Bones of Contention

Burial mounds were a divisive issue in the 1880s.

At one time, the area between today’s Highway 61 and Clark Avenue along Lake Avenue was dotted with American Indian burial mounds. At least 10 earthen formations were documented in archaeologist J.V. Brower’s 19th-century map of the area. Today, all but one small mound have been removed, many due to a lack of understanding of what these rises in the lakeshore really were.  In the spring of 1889, the largest of the mound group was deliberately removed after a divisive public battle. Nearly two years prior to its removal, the great mound was the site of a fatal accident involving a horse-drawn carriage carrying three visitors to White Bear Lake. The horse was spooked, the carriage was overturned, and one of its occupants did not survive; a lawsuit against the Village of White Bear ensued.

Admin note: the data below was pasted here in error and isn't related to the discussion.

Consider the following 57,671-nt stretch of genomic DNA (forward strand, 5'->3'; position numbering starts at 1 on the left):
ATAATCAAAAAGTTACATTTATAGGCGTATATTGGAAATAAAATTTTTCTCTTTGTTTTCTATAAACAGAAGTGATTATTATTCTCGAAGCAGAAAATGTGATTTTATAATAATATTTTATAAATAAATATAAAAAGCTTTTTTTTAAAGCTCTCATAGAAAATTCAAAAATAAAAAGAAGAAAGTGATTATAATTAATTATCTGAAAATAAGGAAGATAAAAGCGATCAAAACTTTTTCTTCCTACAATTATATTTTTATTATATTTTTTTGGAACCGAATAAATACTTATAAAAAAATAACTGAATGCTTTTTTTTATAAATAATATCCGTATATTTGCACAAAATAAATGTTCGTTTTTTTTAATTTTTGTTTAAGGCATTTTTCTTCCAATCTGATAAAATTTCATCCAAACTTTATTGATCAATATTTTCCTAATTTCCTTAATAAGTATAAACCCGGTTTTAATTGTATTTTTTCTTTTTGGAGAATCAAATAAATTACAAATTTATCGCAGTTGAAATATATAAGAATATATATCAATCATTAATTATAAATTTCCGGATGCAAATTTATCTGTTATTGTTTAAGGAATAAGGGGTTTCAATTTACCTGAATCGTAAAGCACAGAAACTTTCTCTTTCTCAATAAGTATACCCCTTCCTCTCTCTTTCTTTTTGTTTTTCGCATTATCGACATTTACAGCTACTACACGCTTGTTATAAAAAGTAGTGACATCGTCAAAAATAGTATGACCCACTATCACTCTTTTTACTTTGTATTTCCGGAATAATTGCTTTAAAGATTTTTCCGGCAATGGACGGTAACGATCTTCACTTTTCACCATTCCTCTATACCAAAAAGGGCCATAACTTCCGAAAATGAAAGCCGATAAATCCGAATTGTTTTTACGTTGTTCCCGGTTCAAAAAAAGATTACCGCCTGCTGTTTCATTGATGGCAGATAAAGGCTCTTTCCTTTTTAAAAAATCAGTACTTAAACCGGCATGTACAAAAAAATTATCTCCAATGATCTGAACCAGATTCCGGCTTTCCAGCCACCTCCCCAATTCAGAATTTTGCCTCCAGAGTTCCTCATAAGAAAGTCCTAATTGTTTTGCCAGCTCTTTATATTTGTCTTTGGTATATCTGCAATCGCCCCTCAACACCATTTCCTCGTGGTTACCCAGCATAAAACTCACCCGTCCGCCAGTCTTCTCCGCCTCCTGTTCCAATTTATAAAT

The Village Council had been under pressure to remove the mound for some time. Arguments in favor of its removal included that from William Leip, local resort owner, who claimed the mound obstructed the view of his resort.

Those against the removal of the mound included William Markoe, who owned the property on which a portion of it sat. Markoe, a former Episcopalian minister, had a deep respect both for history and sacredness of a burial site. He filed a court injunction to stop the removal of the mound and led a public campaign to save the ancient landmark. The court case was thrown out and the village was not held responsible for the carriage accident. The threat of future liability was too much, however, and the mound was removed in April, 1889.  

Sara Markoe Hanson is the executive director of the White Bear Lake Area Historical Society. She will be sharing history thoughts monthly.